TRINITY — The days of bold financial requests were long gone by Friday afternoon, when local leaders appeared before Pasco County's legislative delegation.
The state Legislature, after all, must close a projected $3.5 billion deficit this session.
"We're kind of walking on new ground, and we're walking on eggshells," said Pasco County Commission Chairwoman Ann Hildebrand. "It's hard to be asking for new things when we're skating on thin ice."
So the requests were more along the lines of: Don't cut too much. Pass laws to ease school budgets and spur growth in local governments. Be careful about Medicaid changes that could decimate many of the community-based elderly care programs.
"Legislators always talk about their constituents. … I just hope you understand I have constituents, too," said State Attorney Bernie McCabe. He said his office has dropped from 485 positions five years ago to 420 now.
"That is a direct result of the budget cuts and the (economic) situation we're in," he said. "We're getting along. I'm not whining. But we're getting into the quick."
Pasco County School Board member Joanne Hurley told legislators that the school district is starting with a $47 million shortfall.
"Like you, that means we have some very painful decisions to make," she said.
She asked for the Legislature to provide some flexibility with class size requirements and to return student funding to 2007-08 levels.
George Romagnoli, Pasco's community development director, did make one funding request: He wants legislators to restore funding to the State Housing Initiatives Partnership (SHIP) program, which has been wiped out amid state cuts.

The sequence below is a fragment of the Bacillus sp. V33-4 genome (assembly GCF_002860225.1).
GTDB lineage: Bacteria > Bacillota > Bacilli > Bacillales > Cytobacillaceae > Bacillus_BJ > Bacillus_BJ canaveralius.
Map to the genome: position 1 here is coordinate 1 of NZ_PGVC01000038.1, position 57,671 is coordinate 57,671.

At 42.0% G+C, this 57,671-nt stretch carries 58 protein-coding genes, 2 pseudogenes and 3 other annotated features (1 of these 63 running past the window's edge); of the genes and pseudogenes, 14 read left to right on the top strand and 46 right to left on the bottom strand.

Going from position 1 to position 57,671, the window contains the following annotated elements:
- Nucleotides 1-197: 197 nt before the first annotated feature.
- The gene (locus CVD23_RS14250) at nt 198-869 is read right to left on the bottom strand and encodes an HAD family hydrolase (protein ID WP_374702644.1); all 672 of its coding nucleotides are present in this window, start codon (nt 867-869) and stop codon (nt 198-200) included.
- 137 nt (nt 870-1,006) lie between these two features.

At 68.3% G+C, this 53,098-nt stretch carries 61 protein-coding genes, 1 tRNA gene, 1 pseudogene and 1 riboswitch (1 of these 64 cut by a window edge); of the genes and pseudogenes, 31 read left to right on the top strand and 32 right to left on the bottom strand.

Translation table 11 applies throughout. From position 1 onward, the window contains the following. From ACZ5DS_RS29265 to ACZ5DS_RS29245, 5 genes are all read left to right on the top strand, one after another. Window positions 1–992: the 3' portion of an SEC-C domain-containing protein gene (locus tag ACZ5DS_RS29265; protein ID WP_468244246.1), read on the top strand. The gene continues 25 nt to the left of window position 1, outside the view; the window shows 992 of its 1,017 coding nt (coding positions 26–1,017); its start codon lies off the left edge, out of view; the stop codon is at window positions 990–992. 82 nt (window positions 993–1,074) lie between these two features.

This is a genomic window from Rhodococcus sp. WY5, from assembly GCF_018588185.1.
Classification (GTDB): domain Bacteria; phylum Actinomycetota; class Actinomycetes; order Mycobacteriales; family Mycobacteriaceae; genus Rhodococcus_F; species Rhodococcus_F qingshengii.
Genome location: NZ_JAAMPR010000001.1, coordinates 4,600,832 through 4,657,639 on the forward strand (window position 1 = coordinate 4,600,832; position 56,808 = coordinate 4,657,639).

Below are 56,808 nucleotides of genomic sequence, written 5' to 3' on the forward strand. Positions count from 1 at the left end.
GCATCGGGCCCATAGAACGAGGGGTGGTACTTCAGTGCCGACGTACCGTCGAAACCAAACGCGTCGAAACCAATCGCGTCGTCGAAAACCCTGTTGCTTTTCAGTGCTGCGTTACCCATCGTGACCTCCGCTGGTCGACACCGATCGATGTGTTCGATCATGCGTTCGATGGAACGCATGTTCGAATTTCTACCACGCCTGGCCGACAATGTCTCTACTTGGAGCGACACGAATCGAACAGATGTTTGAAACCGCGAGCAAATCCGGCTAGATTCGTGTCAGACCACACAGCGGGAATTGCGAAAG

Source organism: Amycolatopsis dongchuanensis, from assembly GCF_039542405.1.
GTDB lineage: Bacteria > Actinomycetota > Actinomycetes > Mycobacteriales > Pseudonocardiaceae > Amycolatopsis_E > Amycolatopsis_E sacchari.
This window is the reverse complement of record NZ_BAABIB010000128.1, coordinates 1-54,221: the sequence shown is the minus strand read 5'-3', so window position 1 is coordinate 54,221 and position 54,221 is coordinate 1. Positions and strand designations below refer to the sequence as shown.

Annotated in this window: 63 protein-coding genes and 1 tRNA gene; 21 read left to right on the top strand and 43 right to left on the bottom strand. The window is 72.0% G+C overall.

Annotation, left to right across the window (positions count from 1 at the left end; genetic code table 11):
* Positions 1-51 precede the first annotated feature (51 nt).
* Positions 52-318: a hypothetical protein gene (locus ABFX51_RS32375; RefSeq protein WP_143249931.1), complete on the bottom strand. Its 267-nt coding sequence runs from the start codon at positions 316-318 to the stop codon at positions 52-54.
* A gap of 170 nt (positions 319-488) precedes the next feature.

Though Pasco has received millions of federal housing dollars, the county has been unable to do many of the things it used to do with the state money, such as help lower-income residents with down payment assistance or roof repairs, he said.
State Sen. Mike Fasano, R-New Port Richey, pressed local social service agency officials to gauge the effect of moving elderly and disabled Medicaid patients into managed care network programs, a proposal that he opposes but that has support in the Legislature.
Bill Aycrigg of CARES said that if Medicaid reimbursements got even lower because HMOs were lopping off their profit, his agency would lose 30 to 40 percent of its budget. Luanne Reese, an official with Mease Manor assisted living facility in Dunedin, predicted that nursing homes would close.
Meanwhile, a group of Gulf High School students said they were worried they could lose what one called his "second chance" at a productive adult life because of budget cuts.
Gulf High's GED exit option program is designed to give seniors who are behind in credits an alternative path toward on-time graduation. But many fear that the program will be eliminated as part of a national effort to standardize graduation rates.
The students and their counselor, Kelly Davey, want legislators to consider recalculating how those rates are determined so that schools with the GED exit option program aren't penalized.
"We ask you to be our voice in Tallahassee this session and provide support to high schools that aren't giving up on their students," said Davey.
Pasco's state legislators held their annual delegation meeting at J.W. Mitchell High School, which is still reeling from the death this week of sophomore Cierra Mamonoff, who was hit by a car while walking across Little Road. Legislators and others wore green ribbons in her memory.
Jodie Tillman can be reached at firstname.lastname@example.org or (727) 869-6247.